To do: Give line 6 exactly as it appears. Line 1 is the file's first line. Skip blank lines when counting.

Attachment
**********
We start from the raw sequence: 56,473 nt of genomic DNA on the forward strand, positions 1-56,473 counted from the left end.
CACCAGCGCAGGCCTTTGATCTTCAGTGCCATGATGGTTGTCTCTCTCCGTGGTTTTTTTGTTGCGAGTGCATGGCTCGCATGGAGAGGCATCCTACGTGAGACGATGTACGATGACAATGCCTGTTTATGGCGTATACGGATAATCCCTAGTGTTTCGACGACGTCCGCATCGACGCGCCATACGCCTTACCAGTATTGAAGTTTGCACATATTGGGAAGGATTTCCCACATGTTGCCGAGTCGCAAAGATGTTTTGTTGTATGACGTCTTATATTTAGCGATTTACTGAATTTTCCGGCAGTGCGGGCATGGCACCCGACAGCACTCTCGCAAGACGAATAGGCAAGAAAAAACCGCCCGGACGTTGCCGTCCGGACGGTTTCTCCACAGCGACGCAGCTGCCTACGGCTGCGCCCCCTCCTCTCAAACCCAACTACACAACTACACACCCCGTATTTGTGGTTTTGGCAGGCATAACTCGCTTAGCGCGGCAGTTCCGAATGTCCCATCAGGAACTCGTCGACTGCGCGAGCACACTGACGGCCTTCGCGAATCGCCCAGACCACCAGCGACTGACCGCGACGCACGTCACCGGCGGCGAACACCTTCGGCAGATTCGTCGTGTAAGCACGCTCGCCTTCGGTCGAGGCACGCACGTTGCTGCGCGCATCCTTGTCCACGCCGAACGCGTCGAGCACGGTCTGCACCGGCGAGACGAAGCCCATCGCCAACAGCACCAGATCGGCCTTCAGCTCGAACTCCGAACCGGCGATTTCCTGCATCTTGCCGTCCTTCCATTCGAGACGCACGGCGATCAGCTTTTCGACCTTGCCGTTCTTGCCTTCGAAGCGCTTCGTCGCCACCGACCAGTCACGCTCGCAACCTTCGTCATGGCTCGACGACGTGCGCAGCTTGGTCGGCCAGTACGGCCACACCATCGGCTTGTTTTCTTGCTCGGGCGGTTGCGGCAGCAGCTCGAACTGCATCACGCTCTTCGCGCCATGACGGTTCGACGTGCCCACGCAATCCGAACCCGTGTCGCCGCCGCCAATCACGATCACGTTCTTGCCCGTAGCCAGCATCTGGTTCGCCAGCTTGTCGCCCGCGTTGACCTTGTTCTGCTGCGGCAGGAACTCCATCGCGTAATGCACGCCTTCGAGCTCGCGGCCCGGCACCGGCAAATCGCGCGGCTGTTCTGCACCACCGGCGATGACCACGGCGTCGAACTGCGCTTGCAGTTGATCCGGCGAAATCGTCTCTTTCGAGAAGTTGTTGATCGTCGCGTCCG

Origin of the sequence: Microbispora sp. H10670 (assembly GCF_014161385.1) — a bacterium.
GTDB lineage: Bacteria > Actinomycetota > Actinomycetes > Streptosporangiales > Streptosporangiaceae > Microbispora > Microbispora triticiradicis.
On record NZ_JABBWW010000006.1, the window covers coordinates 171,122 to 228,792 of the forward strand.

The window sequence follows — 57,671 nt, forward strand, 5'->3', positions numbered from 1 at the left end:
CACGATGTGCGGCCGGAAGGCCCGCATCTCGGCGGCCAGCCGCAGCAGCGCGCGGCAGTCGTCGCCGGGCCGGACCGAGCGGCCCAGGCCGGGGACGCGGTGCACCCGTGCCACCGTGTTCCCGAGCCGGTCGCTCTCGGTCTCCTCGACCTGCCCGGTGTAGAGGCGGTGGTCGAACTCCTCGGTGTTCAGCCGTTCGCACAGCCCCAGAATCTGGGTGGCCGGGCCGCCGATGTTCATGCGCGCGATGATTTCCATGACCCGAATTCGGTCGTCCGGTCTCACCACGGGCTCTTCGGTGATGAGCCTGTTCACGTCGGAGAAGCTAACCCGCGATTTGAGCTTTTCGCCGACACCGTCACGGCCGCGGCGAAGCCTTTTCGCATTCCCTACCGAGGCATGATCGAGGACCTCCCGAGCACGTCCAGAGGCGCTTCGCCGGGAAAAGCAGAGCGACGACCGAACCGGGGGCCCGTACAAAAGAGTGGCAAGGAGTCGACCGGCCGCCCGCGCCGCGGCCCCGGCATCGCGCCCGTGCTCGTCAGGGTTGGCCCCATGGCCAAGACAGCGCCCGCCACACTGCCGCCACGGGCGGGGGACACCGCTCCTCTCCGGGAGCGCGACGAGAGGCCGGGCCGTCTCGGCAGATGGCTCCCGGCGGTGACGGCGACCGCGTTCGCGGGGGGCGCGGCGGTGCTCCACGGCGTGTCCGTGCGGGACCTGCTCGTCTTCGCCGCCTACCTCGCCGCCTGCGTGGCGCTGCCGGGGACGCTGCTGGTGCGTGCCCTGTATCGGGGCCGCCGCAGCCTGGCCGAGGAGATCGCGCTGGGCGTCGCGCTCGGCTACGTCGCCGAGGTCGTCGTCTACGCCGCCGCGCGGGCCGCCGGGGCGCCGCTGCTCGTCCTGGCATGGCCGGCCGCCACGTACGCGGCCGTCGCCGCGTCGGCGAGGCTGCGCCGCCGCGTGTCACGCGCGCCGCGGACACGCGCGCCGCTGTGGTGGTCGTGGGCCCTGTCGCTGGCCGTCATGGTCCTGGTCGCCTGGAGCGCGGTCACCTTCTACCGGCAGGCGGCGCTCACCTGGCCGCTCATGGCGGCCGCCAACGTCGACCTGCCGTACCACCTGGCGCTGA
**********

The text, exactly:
The window sequence follows — 57,671 nt, forward strand, 5'->3', positions numbered from 1 at the left end: